Starting Today

Illustrated by: Yu Xin Zeng

After graduating from WashU, I entered an MD/PhD program. As most students who decide on this path, I was excited and eager. With strong academic achievements and even stronger hopes and dreams, nothing could stand in my way. Yet, in only three years, I have witnessed multiple students (some with better grades and bigger dreams) delay progress. A few have left the program. One got dismissed. The common thread? Mental health.

Mental health is something that we are told to work on. Unfortunately, we are often not given too much guidance or resources to do so. Most Universities and programs are seeking to improve mental health amongst their students and some take pride in their happy community (1,2). But how do we tackle something so large and as amorphous a concept as “mental health”? I’ve wrestled with this question for years until I came across a peculiar thought: how could I hope to achieve a state of being healthy without a means of accurately assessing how far I’ve come? Perhaps a good place to begin is to ask whether we can more accurately assess our mental health state beyond Good or Bad.

To assess tangible things is often simple. Since a young age, we have been given marks to assess achievement. Starting with stars in kindergarten, to grades throughout college, and ultimately awards, publications, and salaries as we graduate, we are surrounded by quantitative means of measuring success. But when it comes to mental health, we may not be as experienced. In fact, accurately measuring mental health is a scientific problem (and one that researchers are actively working on!). Some of these questionnaires are being used clinically, such as the PHQ9 questionnaire to screen for major depression and suicidal thoughts. However, those usually catch more severe symptoms of major depression (3,4).

Why is measuring our mental health so important? Because for a task as large as improving mental health, we need an accurate way to assess progress. There are mental health screenings, though they have varying degrees of success (5,6). This may be due to the fact that the definition of baseline mental health is subjective and personal. The point of all of this is to say that if we want to improve mental health, we need to be able to measure how we are progressing, and this scale is something that we have to determine for ourselves.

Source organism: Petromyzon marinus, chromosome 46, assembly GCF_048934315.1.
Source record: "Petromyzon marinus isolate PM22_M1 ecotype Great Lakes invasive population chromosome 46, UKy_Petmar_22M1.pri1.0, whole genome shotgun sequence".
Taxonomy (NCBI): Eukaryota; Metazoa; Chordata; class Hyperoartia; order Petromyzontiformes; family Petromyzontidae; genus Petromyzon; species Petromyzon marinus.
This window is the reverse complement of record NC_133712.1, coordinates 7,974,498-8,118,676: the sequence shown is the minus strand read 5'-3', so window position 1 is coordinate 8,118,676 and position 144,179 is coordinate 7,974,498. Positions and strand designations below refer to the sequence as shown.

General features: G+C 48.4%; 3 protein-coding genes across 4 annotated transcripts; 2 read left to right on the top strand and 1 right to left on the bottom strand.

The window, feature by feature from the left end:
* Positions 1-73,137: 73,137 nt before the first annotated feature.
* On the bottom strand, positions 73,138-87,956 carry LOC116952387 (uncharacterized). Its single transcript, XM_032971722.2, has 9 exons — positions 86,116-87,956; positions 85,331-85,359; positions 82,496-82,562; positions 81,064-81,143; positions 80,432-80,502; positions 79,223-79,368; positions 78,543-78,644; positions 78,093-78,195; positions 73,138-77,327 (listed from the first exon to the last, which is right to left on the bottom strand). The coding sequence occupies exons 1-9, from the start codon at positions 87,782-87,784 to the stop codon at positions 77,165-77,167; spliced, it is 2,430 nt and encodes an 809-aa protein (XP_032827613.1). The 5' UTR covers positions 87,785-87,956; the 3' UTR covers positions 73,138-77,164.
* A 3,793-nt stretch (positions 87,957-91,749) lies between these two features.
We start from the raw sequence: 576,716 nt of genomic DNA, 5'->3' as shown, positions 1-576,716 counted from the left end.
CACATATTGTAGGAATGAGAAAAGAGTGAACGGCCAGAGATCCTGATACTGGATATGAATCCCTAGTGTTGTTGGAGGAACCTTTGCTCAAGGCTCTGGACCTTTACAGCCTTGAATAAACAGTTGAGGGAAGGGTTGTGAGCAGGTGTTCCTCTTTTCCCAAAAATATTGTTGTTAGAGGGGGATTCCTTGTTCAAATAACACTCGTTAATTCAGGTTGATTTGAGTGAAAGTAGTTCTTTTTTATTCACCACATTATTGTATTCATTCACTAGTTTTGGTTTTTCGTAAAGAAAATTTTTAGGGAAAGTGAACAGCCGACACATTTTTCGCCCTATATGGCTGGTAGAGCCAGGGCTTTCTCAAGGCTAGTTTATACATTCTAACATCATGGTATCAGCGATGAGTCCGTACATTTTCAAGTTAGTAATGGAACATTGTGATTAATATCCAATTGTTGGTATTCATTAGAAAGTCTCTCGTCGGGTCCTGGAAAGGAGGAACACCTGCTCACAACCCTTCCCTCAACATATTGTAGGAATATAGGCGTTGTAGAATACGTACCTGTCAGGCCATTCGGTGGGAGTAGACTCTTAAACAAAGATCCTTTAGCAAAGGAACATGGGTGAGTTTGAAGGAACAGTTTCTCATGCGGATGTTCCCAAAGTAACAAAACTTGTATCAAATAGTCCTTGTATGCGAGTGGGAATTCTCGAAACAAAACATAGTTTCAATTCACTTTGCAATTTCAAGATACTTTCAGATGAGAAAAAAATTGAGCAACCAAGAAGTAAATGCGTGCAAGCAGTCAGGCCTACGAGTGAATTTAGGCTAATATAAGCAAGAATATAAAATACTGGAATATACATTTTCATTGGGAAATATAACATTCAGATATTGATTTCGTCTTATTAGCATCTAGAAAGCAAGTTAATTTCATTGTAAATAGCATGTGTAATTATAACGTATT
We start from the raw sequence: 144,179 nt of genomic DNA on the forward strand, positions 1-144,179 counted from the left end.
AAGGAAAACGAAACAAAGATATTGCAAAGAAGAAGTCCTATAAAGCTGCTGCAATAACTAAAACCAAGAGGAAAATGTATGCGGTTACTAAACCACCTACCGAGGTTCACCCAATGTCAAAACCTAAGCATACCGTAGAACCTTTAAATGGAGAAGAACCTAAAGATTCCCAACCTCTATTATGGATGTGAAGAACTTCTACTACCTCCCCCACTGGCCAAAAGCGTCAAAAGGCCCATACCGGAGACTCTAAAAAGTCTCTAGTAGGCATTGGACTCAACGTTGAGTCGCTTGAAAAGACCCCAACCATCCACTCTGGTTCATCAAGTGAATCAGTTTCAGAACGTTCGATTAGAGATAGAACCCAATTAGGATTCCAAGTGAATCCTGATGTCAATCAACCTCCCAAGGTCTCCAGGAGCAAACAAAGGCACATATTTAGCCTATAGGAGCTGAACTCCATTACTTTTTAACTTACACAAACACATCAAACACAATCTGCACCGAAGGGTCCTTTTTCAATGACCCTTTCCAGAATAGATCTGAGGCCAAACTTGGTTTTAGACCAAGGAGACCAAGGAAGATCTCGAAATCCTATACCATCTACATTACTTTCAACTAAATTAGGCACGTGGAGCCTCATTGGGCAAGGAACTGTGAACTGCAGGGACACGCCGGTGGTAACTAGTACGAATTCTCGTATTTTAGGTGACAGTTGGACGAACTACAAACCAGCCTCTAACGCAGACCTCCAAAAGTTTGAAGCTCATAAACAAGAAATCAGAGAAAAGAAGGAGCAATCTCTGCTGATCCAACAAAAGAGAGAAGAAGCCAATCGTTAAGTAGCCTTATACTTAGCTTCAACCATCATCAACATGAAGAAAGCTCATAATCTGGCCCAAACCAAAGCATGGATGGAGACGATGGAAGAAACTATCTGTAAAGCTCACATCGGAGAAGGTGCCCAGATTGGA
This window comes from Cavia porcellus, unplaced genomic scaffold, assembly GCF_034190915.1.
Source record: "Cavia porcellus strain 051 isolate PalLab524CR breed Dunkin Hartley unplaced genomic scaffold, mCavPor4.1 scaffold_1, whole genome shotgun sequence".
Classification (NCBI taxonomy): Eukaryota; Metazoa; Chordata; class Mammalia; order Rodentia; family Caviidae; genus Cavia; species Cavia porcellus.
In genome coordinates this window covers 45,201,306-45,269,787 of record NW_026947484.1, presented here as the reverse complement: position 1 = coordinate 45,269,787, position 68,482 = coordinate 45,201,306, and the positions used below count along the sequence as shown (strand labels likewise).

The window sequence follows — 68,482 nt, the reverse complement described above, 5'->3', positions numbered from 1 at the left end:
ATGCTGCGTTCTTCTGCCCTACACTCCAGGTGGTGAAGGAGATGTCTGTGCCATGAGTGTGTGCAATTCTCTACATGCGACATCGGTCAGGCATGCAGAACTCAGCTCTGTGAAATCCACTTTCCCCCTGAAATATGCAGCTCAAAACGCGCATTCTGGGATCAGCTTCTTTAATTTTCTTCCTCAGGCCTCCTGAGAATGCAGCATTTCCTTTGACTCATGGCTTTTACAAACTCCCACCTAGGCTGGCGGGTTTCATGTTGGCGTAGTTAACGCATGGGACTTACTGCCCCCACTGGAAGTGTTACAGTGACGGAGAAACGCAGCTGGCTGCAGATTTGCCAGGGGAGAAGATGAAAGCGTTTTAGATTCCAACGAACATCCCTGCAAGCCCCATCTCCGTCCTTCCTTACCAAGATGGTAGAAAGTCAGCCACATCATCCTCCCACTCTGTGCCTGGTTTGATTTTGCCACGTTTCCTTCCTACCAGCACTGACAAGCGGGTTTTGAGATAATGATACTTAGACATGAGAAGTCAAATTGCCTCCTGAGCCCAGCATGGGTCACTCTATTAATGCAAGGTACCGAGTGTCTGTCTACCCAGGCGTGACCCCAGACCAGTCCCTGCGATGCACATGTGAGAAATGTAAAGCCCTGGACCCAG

What would a scale look like? When defining a scale, use indicators such as certain concrete behaviors or patterns of thought. On a given “good” day, write down some thoughts and compare them with those on a “bad” day. Those are some baseline thoughts. Then analyze behaviors. What are some routines? What causes habits to change? Finally, ask what mentally health looks like you, specifically? Is it making time to run? Calling your parents? Two measures I have: when I am happy, I look forward to making dinner and I am more likely to listen to sad music before I even realize I am down. In other words, we discover our scale by being cognizant of our behaviors and thoughts. Once we have organized our thoughts and behaviors, it becomes easier to identify when something changes. The earlier we can identify that something is wrong, the more empowered we are to tackle it. 

These practices have helped me throughout stressful transitions to medical school and then to graduate school. Both present with their own set of challenges. Being cognizant of changes in my behavior helped me know when to seek help from various peers and mentors who helped me workshop possible solutions. I’ve found that relying on friends and mentors has helped me through most of my concerns, as long as I reach out. Lastly, do not be afraid of seeing your healthy mental state change. As we take more responsibilities, our scale will change, but the goal is to be at a healthy state of mind despite high workloads. 

Defining a baseline for mental health can be very hard to do on your own. Additionally, some problems cannot be solved by peers or mentors. For those instances, consider reaching out to experts such as counselors, psychologists, or psychiatrists. Many universities have free mental health services and screenings (7,8). Seeing an expert regularly (even when things are going well) is a great habit to develop. No matter what career we choose, having the experience and available tools will serve us well. For readers, a great resource for those struggling with depression is the book Feeling Good: The New Mood Therapy by David Burns (9). It covers a number of cognitive distortions and warning signs for depression particularly well (which have helped me greatly). WashU has improved their efforts greatly since I have graduated. They have introduced better mental health services, such as Let’s Talk (free walk-ins for appointments with MHS counselors) and TAO (Therapist Assisted Online – an interactive web-based program to help overcome common mental health concerns) (10,11). Take advantage of these structured programs when they exist, but seek to develop your own long-term system. Choose something sustainable you can lean on even in times of great stress.

Each of us is traveling a long journey, often winding in unexpected ways. To tackle challenges along the way requires constant effort. The earlier we start thinking about how we measure our own unique happiness and sadness, the earlier we can identify issues and seek the remedies to solve them. Why wait?

Edited by: Daniel Berkovich
Illustrated by: Yu Xin Zeng


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